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Consumers’ Complex Relationship with Genetically Engineered Foods
April 26th, 2012
Labels and seals, as discussed in NMI’s last article, are ubiquitous. Perhaps the genesis of these claims, at least in the US, was the 1990 passage of the law mandating the Nutrition Facts Label. Consumers came to expect more fact-based information on packages, and NMI has measured increased readership of labels over the years. However, one area where product labeling falls somewhat short (at least in some countries) is with respect to genetically modified organisms or ingredients (GMOs). Proponents of GMOs point to the many advantages they can offer in resisting disease and lowering resource demands, while opponents worry about the potential long-term health and environmental impacts. But, what do consumers think?
Concern about GMOs
As consumers are moving toward more natural foods and ingredients, they are showing strong awareness of genetically-modified foods. According to a recent NMI study, six in 10 US consumers are aware of the term, “genetically-modified organisms,” while one-quarter of the American adults report concern about genetically-modified organisms. LOHAS consumers, the early adopting and influential green consumer, are nearly twice as likely as the general population be concerned.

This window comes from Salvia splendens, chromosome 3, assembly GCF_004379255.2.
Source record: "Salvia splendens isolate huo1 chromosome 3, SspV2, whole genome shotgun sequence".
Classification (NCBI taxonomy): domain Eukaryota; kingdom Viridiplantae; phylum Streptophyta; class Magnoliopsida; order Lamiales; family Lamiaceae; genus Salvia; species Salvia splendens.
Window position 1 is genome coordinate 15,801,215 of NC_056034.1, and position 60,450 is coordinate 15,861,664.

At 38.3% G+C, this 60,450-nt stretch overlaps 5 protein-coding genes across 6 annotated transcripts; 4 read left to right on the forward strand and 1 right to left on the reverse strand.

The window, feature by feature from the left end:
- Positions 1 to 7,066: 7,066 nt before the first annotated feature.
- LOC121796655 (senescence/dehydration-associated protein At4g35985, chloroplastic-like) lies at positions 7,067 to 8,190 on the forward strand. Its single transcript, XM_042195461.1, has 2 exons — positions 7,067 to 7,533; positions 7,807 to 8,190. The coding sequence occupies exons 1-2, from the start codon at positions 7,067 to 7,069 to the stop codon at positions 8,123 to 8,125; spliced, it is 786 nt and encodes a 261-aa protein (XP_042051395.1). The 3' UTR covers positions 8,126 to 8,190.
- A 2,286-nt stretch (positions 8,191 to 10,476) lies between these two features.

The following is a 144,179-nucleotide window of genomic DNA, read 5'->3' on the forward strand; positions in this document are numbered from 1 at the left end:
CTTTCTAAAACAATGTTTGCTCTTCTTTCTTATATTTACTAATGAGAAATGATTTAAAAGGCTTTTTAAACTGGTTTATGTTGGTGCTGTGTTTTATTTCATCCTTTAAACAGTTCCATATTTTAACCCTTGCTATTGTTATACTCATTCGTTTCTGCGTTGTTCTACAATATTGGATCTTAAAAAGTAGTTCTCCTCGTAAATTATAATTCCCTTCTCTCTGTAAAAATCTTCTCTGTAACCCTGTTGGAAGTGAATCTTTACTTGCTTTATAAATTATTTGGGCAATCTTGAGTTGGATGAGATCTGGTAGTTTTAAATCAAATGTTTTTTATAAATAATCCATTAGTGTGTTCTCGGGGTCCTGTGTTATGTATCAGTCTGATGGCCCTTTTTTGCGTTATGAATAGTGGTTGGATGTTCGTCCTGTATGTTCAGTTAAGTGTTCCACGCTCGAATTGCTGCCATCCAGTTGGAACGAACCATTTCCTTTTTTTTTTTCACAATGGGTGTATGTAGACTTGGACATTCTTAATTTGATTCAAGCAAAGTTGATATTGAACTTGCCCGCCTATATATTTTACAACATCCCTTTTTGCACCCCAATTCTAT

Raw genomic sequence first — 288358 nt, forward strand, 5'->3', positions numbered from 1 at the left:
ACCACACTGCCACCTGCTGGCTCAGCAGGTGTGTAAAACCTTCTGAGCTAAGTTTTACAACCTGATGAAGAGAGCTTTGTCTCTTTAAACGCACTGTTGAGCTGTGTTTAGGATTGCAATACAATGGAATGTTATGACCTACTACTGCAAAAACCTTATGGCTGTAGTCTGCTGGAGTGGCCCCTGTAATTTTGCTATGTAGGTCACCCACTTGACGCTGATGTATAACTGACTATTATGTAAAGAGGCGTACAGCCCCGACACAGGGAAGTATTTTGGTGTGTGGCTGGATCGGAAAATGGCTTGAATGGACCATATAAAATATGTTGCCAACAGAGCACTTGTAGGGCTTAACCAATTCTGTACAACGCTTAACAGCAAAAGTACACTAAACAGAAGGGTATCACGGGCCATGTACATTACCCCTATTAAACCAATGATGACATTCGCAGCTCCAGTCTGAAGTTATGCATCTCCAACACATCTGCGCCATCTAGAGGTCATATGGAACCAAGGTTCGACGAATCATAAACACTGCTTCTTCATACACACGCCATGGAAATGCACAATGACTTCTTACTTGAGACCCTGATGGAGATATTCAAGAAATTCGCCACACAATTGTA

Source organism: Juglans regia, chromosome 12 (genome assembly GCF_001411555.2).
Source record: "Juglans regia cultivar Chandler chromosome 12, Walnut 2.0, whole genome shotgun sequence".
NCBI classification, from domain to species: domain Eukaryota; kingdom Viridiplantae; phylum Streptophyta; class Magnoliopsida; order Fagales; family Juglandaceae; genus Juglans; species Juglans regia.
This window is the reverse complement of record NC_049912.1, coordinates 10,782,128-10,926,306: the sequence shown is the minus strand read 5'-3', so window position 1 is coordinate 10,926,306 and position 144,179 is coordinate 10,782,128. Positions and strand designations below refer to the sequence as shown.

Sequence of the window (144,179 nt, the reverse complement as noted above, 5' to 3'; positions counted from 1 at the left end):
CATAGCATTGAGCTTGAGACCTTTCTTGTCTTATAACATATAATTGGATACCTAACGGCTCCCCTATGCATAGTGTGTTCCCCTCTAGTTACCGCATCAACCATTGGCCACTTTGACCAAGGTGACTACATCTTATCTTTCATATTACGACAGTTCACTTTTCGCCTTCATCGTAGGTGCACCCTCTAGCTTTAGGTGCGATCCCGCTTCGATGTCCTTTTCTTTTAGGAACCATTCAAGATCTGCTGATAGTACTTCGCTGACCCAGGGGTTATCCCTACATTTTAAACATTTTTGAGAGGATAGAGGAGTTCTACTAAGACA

Importance of No Genetically Modified Ingredients
As illustrated in Figure 2, “no genetically modified ingredients” is very important to consumers’ food and beverage purchase decisions. It ranked in the top five for six out of 10 countries surveyed by NMI. Across the countries surveyed, no genetically modified ingredients is, by far, most important in Russia, where six in 10 consumers rated it as being very important. About half of Italian and German respondents rated it as being very important. No GMOs also ranked within the top five food/beverage attributes in France and the UK, at about four in 10 consumers. In fact, European consumers’ concern about GMOs is so strong that the majority of foods that have more than 0.9% GMOs must be labeled.
These data may surprise the Americans readers as this is a much hotter issue in other countries. US consumers care less in both a relative (no GMO’s ranks 15th) and absolute (only 29% think it’s very important) sense. However, as with other trends related to health and sustainability, it may be instructive to study the debate ongoing in Europe as a predictor of what the future may hold here.
Concern about GMOs varies significantly around the world, and food and beverage manufacturers need to understand consumer dynamics to insure their products are in-line with consumer needs. US consumers currently lag most other countries on this issue, but with the migration to natural and organic foods, watch for this issue, and the associated labeling, to become more widespread.